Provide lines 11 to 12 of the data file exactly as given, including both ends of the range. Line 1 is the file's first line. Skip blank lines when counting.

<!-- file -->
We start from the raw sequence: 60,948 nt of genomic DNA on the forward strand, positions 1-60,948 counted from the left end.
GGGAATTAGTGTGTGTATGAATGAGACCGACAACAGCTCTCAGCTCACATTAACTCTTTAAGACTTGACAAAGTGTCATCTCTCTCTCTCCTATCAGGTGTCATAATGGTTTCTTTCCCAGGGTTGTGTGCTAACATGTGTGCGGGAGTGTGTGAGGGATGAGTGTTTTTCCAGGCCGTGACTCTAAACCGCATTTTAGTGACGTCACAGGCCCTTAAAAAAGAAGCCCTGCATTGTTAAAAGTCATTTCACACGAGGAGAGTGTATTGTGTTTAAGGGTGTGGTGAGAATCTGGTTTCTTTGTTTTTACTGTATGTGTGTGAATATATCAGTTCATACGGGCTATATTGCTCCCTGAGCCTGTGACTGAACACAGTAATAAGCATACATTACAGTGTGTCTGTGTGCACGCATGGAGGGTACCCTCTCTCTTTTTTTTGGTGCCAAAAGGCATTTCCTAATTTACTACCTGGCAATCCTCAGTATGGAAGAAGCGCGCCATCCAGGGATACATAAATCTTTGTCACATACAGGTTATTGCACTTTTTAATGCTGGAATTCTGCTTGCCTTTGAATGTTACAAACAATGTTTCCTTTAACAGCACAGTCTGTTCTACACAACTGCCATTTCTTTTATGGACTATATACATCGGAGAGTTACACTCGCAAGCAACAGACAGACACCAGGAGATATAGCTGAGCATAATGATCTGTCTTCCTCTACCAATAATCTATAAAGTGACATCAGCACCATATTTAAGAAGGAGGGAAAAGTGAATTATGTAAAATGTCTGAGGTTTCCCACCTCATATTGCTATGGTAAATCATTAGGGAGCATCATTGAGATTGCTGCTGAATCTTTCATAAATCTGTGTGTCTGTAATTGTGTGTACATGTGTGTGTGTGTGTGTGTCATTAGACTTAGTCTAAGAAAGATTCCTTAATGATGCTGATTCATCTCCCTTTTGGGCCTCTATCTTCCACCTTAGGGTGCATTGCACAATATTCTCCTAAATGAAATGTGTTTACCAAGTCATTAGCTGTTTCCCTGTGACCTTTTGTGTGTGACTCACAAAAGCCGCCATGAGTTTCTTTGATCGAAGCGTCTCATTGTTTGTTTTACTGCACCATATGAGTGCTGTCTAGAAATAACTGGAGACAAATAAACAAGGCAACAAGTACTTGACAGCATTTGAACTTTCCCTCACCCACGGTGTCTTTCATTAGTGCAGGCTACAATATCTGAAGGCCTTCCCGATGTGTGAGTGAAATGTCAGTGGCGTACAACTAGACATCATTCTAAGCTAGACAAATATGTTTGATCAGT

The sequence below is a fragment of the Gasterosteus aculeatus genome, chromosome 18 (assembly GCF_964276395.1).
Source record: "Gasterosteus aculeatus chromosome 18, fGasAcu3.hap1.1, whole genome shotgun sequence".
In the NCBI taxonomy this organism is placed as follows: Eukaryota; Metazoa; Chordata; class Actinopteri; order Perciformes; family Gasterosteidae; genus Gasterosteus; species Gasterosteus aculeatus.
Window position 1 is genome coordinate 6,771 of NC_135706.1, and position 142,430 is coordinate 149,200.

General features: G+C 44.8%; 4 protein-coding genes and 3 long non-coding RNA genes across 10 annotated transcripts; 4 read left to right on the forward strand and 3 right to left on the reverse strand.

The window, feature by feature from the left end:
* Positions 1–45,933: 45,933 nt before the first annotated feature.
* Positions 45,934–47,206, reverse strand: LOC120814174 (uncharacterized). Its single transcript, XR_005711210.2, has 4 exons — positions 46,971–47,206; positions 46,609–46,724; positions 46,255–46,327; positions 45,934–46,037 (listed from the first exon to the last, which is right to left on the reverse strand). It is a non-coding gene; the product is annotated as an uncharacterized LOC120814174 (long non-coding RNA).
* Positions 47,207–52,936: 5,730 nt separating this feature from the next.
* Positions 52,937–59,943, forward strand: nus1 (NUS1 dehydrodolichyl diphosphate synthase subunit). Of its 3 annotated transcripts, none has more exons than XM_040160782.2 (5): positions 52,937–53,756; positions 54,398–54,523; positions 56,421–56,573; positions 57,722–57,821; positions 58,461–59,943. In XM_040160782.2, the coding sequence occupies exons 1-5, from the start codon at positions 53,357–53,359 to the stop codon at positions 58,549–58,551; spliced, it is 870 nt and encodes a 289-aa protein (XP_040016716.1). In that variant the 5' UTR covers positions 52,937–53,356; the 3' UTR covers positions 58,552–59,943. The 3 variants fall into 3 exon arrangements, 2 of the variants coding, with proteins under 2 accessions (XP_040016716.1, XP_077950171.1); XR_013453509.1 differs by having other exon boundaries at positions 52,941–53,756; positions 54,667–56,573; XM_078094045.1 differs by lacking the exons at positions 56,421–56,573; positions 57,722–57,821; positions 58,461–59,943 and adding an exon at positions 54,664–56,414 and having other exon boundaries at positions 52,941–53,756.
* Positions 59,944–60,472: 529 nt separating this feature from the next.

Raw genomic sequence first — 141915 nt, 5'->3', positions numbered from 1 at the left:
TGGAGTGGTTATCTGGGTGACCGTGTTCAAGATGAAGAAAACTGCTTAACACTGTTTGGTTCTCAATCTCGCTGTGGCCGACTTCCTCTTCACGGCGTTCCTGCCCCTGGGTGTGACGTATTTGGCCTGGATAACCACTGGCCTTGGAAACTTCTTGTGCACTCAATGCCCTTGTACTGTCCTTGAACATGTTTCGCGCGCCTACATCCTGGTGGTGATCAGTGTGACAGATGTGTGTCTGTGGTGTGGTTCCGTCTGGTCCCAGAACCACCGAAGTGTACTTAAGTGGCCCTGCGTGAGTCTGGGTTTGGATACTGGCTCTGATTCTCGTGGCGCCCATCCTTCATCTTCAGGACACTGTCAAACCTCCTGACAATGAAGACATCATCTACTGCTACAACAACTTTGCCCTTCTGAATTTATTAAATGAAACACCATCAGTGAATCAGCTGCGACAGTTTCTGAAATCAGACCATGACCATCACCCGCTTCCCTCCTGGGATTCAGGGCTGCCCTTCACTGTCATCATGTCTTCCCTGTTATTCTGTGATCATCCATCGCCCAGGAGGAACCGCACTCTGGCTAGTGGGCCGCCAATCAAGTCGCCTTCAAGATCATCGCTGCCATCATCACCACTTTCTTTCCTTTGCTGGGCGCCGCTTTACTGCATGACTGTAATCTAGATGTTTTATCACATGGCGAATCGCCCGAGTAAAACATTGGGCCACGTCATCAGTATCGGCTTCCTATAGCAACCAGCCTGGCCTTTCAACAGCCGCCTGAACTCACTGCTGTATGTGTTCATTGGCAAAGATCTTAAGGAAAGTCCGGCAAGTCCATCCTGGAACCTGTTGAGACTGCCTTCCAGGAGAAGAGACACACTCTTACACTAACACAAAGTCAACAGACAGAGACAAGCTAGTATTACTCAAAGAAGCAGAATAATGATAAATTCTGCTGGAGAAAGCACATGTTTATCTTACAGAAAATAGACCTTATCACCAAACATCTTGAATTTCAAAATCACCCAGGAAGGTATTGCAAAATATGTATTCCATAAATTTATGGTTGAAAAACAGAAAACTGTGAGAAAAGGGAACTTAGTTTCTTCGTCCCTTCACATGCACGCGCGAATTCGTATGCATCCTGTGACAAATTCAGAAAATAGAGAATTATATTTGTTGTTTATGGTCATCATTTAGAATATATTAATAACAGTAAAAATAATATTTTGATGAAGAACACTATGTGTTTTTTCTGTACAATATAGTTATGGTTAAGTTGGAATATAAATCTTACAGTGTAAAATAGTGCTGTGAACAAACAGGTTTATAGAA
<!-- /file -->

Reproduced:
* Positions 47,207–52,936: 5,730 nt separating this feature from the next.
* Positions 52,937–59,943, forward strand: nus1 (NUS1 dehydrodolichyl diphosphate synthase subunit). Of its 3 annotated transcripts, none has more exons than XM_040160782.2 (5): positions 52,937–53,756; positions 54,398–54,523; positions 56,421–56,573; positions 57,722–57,821; positions 58,461–59,943. In XM_040160782.2, the coding sequence occupies exons 1-5, from the start codon at positions 53,357–53,359 to the stop codon at positions 58,549–58,551; spliced, it is 870 nt and encodes a 289-aa protein (XP_040016716.1). In that variant the 5' UTR covers positions 52,937–53,356; the 3' UTR covers positions 58,552–59,943. The 3 variants fall into 3 exon arrangements, 2 of the variants coding, with proteins under 2 accessions (XP_040016716.1, XP_077950171.1); XR_013453509.1 differs by having other exon boundaries at positions 52,941–53,756; positions 54,667–56,573; XM_078094045.1 differs by lacking the exons at positions 56,421–56,573; positions 57,722–57,821; positions 58,461–59,943 and adding an exon at positions 54,664–56,414 and having other exon boundaries at positions 52,941–53,756.